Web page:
In today's Weblogs,
John O'Conner has posted his list of the
Top 10 Desktop Sessions at JavaOne 2008.
"Here are the top 10, must-see Java Desktop sessions at JavaOne 2008, the Desktop sessions that will influence you the most in the coming year."

Hudson plugin for WAR/EAR deployment / Cargo support in GlassFish, Kohsuke Kawaguchi announces "a new plugin Hudson to deploy a war to app servers, and a call for help for GlassFish support in Cargo."

The latest in Arun Gupta's tips series is
TOTD #31: CRUD Application using Grails - Hosted on GlassFish and MySQL.
"TOTD #30 explained how to create CRUD application using Grails and hosted using in-built Jetty servlet engine and in-memory HSQLDB database. Jetty and HSQLDB are good for development environment. However a robust environment such as GlassFish and MySQL are required for production environment. This blog entry walks you through the steps of deploying a Grails application on GlassFish and MySQL."

In today's Forums,
kirillcool notes odd performance differences in
Re: [JAVA2D] Performance regression in 6u10 b22.
"Something even more interesting. I've ran the same performance suite on two machines, one having integrated Intel card, and another with NVidia card (from my previous reply). Both have Vista SP1 installed, both have dual-core CPU. Running the suite on integrated card takes 140ms on Substance and 71ms on Nimbus. Running the suite on NVidia card takes 500ms on Substance and 417ms on Nimbus This is under the b22 of 6u10. The first machine has dual-core Intel 1.66GHz with 2GB RAM, the second machine has dual-core AMD 1.80GHz with 1GB RAM. Shouldn't i see a bigger difference favoring Nimbus in the second scenario?"

carlavmott announces a new scheme for
jMaki version numbers.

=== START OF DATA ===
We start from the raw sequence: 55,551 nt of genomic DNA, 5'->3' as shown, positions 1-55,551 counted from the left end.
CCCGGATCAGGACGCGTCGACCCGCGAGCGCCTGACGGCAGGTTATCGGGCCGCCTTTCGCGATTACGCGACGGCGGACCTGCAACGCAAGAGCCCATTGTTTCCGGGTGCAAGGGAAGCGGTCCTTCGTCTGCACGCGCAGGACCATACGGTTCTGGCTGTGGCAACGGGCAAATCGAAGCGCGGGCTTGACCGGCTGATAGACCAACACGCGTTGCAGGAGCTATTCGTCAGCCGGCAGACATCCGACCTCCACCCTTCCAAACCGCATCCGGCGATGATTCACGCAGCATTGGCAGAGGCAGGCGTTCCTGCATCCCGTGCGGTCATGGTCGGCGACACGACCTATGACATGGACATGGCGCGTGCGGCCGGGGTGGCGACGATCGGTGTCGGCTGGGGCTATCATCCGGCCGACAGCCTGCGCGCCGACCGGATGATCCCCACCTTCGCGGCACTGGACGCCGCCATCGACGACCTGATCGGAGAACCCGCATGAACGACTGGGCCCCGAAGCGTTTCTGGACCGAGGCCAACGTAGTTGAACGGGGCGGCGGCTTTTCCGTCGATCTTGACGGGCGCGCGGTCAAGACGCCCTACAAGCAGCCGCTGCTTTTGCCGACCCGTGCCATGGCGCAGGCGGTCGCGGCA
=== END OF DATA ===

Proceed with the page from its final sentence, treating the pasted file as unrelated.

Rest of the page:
"We're working on a release before JavaOne and want to get a beta release of the 1.1 code out this week. As you have seen we are working on jMaki 1.1. We have received lots of comments saying that the version numbering for the different artifacts ( standalone bundle and plugins) is confusing. To try and remedy this we will change the version number all artifacts to 1.8 with the beta release. There will not be a final release of the 1.1 code but instead we will move directly to 1.8 for the plugins and the standalone bundle. It will still be a beta quality release. The final release will be numbered 1.9. We hope that making the version numbers the same for all release will remove confusion going forward."

Finally, andrewherron argues the coffee cup system tray icon isn't so bad, in
Re: Feedback on new applet plugin.
"I've seen a few posts on the Java tray icon, and I want to add my vote for keeping it. The icon is an easy cross-browser method for end users to open the Java console, an absolute necessity when trying to provide customer support. Instead of messing around with a list of ways to open the console based on the browser they're using, we simply tell them to right click the coffee cup in the system tray and open the console that way I don't see how a little icon in the tray counts as degrading the UI, sure the little bubble popup is annoying but it only appears once. I doubt most people notice it after that."

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Looking at and modifying classes as they're loaded